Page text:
Midsize Rolex 14kt /SS Datejust 6827 Diamond Bezel Champagne
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A fantastic midsize 14kt yellow gold & stainless steel Rolex Datejust Oyster Perpetual Ref #6827, Serial #6,382,XXX, Circa 1980, with a Jubilee band, after market diamond bezel 0.50ctw, insignia crown, champagne dial, sender hour markers and matching slender hands, sweep seconds, cyclops date window. Has no paperwork, however comes with Rolex presentation box, just serviced, keeps excellent time is a clean and sharp timepiece and would make an outstanding gift or addition to his or her collection.
CASE SIZE: 31mm (without crown).
WARRANTY: Comes with a one year service warranty from the date of purchase. ***NOTE: Email for additional images.
For the trend-conscious woman, the face has to be right and the size matters. As men's watches grow larger and flashier, women are abandoning feminine timepieces in favor of oversized blockes' models. If you want to be a part of the "oversized" trend this year, this surprisingly masculine but yet feminine watch is right for you!
Rolex Oyster Perpetual
Timeless timepiece? The Rolex Oyster Perpetual watch is exactly that. This masterpiece of horological engineering has become the world's most sought after wrist watch. Introduced in 1926, the Rolex Oyster was the first airtight, dustproof, and waterproof watch. The Perpetual Rotor, a self winding mechanism, followed soon after, in 1931. Since then the Oyster Perpetual has survived all conditions from 35,000 feet below the surface of the Pacific Ocean to a 500-degree oven to the summit of Mount Everest to outer space, without losing a single beat.
Rolex Oyster - the pedigree
Hans Wilsdorf's preoccupation with excellence is marked by a number of 'firsts' which came to set the Oyster Perpetual apart from the rest, and define to the watch as a classic. In 1910 Wilsdorf & Davis obtained from the School of Horology in Switzerland the first official chronometer certification awarded to the movement of a wrist watch, but whilst this was a measure of accurate timekeeping the question over reliability remained in Wilsdorf's mind. Dust and moisture could still find their way into the movement, with a consequent effect on performance. So he developed a case and special winder to produce the first-ever waterproof watch. Jewelers began to display Rolex watches submerged in fish tanks.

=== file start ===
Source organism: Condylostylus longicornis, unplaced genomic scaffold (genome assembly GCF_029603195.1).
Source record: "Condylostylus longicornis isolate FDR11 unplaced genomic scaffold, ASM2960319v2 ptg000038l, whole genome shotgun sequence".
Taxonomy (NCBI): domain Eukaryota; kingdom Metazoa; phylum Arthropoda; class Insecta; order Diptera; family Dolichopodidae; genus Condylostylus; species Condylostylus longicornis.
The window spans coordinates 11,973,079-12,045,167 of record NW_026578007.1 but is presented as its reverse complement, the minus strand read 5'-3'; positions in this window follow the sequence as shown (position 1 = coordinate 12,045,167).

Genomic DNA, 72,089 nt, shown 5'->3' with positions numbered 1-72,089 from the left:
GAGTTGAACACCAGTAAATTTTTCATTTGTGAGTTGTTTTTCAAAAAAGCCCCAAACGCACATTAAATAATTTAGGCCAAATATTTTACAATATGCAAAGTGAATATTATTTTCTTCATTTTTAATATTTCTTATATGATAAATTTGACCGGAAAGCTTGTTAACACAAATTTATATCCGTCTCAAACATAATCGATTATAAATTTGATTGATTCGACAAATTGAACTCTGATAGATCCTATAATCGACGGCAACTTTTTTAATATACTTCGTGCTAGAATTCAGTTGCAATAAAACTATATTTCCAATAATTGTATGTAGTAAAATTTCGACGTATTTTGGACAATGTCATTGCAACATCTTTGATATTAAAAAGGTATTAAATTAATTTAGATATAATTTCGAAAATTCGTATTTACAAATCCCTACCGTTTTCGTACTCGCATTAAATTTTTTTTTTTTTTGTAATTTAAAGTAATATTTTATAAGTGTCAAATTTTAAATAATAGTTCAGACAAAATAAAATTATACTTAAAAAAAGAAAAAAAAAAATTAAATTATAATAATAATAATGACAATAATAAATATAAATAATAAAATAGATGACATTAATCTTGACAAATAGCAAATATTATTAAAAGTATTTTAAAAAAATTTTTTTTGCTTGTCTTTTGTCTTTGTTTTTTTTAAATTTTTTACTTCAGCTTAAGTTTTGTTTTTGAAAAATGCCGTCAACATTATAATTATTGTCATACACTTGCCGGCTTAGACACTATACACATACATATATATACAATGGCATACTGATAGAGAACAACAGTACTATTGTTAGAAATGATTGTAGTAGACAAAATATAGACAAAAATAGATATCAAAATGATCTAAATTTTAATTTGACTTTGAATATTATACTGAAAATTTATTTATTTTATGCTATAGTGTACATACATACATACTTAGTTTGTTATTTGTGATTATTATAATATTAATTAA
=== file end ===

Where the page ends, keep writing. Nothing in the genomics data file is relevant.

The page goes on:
Shortly after, in 1914, a Class A precision certificate was awarded to a Rolex wrist watch by the renowned Kew Observatory in England, a standard previously achieved only by marine chronometers. By now the wrist watch - the Rolex in particular - was replacing the traditional pocket watch for men and with the arrival of the war was especially popular in the armed forces.
Rolex continued to develop the water resistance of their watch case but the winder remained a problem, until the company bought the rights to a patent for a screw-down winder originally proposed by another Swiss watchmaker, Perret & Perregaux. This led to the introduction of the new 'Oyster' in 1926, with a fully-waterproof case and a double-locking winder. The Rolex Oyster was endorsed very publicly the following year with a celebrated cross-channel swim by Mercedes Gleitze (inset) wearing one on her wrist. The Perpetual self-winding movement.
One niggling imperfection of the Oyster was that the winder had to be unscrewed to wind the watch. If the owner forgot to screw it back in tightly, or as the threads or waterproof seals wore out over time, the watch was no longer fully waterproof. This was solved by Rolex in 1931, with the introduction of the Perpetual self-winding movement. A self-winding watch contains an internal rotor - a semi-circular metal plate which rotates back and forth with any movement of the wrist, rewinding the mainspring that powers the watch. The concept had first been introduced in 1770 by the Swiss watchmaker Abraham-Louis Perrelet. Emile Borer, head of research and development at Rolex, perfected the mechanism. Now, the external winding knob (the crown) was needed only for occasional time adjustments and the watch's waterproofing system became more reliable (and cheaper). Thus, in the space of less than 30 years, the company founded by Wilsdorf (inset) had introduced the first certified chronometer wrist watch, the first waterproof watch case, and the first self-winding wrist watch. There was more to come. In 1945 Rolex invented a date-display mechanism and launched the Rolex Oyster Perpetual Datejust. This pedigree is what gave (and still gives) the brand its fundamental credibility as the world leader in its market.
In the 1990s the Rolex Oyster was voted by the industry as "The Watch of the Century."
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- 20th Cent.
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- gold stainles steel
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